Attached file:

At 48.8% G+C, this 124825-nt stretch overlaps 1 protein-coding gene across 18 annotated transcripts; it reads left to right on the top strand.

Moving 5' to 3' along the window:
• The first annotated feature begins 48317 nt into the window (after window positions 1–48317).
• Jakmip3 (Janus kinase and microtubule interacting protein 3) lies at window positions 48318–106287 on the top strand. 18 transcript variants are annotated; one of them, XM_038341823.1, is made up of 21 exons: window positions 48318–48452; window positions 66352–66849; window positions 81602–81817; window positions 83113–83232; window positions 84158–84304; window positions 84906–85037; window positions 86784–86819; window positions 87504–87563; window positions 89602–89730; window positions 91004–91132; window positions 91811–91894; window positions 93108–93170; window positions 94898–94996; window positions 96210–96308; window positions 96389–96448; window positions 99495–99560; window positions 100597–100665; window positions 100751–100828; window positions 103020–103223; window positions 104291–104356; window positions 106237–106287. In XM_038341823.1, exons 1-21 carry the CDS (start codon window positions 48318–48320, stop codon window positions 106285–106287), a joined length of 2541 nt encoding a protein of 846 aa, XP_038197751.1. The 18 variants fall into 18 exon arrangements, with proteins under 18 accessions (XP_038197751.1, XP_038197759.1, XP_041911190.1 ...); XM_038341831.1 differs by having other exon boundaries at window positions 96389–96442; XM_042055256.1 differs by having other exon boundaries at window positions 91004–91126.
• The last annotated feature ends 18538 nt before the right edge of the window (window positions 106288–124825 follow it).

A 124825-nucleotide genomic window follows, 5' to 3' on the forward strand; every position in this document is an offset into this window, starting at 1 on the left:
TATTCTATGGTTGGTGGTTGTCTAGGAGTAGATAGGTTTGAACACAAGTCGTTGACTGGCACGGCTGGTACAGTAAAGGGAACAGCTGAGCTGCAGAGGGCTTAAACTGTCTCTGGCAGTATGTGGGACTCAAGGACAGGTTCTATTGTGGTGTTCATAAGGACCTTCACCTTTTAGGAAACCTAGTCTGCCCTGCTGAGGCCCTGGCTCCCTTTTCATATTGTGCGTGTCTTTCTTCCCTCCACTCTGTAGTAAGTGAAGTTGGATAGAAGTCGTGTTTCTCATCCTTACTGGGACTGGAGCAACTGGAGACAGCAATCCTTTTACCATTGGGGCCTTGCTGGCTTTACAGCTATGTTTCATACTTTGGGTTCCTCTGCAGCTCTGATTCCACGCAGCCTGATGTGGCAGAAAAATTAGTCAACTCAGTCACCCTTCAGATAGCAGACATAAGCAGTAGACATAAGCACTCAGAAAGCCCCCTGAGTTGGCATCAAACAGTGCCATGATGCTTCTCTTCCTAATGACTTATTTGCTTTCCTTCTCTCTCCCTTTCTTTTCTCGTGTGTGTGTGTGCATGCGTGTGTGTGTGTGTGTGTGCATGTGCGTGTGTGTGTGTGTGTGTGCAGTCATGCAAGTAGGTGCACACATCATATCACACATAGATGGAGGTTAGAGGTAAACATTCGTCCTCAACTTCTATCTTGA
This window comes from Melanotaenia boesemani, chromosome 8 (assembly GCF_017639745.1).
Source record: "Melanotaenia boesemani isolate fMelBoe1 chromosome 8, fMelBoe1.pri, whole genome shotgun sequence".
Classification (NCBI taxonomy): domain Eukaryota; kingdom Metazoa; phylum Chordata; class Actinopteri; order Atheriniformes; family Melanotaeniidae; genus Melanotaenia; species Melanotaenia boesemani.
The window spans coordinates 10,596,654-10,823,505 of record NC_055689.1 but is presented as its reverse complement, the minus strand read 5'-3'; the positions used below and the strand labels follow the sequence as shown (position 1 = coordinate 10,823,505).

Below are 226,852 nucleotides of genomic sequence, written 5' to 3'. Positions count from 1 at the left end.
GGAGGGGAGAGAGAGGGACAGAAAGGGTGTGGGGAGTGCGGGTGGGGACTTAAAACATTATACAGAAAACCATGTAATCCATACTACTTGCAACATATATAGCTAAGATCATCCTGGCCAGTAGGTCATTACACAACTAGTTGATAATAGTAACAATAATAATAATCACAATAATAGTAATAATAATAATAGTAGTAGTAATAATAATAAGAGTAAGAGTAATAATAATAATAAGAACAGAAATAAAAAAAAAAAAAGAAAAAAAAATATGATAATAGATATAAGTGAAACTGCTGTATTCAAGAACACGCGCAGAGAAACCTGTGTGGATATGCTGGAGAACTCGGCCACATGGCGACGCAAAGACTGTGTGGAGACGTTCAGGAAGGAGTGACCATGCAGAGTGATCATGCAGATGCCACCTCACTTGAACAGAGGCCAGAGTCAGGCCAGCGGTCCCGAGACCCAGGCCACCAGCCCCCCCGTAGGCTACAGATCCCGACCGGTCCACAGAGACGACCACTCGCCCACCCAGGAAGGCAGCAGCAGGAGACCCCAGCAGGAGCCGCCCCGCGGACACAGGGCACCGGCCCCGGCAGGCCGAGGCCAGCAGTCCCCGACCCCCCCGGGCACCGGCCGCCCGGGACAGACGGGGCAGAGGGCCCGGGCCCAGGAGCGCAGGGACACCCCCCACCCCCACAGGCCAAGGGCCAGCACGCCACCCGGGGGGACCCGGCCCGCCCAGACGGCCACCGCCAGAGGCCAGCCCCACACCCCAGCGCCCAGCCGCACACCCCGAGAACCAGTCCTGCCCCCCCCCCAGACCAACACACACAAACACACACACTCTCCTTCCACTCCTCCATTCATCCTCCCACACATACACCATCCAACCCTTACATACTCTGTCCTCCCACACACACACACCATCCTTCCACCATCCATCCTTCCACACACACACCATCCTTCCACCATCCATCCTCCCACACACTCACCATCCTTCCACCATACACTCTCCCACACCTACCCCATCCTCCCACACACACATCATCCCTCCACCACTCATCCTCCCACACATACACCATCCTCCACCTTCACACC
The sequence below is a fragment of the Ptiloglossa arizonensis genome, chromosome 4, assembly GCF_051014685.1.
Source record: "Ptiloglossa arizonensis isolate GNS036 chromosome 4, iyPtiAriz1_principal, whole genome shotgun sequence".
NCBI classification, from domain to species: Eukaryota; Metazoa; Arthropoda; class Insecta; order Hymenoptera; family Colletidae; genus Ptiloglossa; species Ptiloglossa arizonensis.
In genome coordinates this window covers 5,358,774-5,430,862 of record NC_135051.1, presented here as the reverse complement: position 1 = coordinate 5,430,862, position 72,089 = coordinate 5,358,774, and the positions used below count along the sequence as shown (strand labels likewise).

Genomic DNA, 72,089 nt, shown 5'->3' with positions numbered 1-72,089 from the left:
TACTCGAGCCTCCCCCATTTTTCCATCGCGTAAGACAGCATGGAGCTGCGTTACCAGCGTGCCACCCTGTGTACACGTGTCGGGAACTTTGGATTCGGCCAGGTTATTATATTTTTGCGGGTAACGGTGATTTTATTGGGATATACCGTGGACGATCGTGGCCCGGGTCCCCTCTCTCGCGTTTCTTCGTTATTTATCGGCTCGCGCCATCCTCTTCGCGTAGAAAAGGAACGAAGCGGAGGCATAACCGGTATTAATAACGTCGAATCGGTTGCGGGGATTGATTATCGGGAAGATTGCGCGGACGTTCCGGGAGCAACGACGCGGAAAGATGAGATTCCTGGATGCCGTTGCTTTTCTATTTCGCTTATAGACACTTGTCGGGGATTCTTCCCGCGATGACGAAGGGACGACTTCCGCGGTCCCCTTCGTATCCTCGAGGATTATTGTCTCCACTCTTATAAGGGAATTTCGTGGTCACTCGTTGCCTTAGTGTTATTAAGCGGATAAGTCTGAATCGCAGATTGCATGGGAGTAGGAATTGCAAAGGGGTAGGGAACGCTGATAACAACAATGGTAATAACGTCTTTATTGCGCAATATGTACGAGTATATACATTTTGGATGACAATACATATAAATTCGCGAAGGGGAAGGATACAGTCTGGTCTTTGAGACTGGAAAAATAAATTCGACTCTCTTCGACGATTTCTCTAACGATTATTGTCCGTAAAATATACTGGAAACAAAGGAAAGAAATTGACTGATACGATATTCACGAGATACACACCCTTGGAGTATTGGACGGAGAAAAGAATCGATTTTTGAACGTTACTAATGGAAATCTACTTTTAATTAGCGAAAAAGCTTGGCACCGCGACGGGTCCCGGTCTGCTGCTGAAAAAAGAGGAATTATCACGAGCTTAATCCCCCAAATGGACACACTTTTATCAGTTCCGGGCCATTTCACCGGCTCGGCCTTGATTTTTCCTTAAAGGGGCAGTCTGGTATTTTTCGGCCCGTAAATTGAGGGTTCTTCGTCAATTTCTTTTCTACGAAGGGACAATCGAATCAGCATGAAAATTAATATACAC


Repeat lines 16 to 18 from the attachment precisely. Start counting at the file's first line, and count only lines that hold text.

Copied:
NCBI classification, from domain to species: Eukaryota; Metazoa; Arthropoda; class Insecta; order Hymenoptera; family Colletidae; genus Ptiloglossa; species Ptiloglossa arizonensis.
In genome coordinates this window covers 5,358,774-5,430,862 of record NC_135051.1, presented here as the reverse complement: position 1 = coordinate 5,430,862, position 72,089 = coordinate 5,358,774, and the positions used below count along the sequence as shown (strand labels likewise).

Genomic DNA, 72,089 nt, shown 5'->3' with positions numbered 1-72,089 from the left: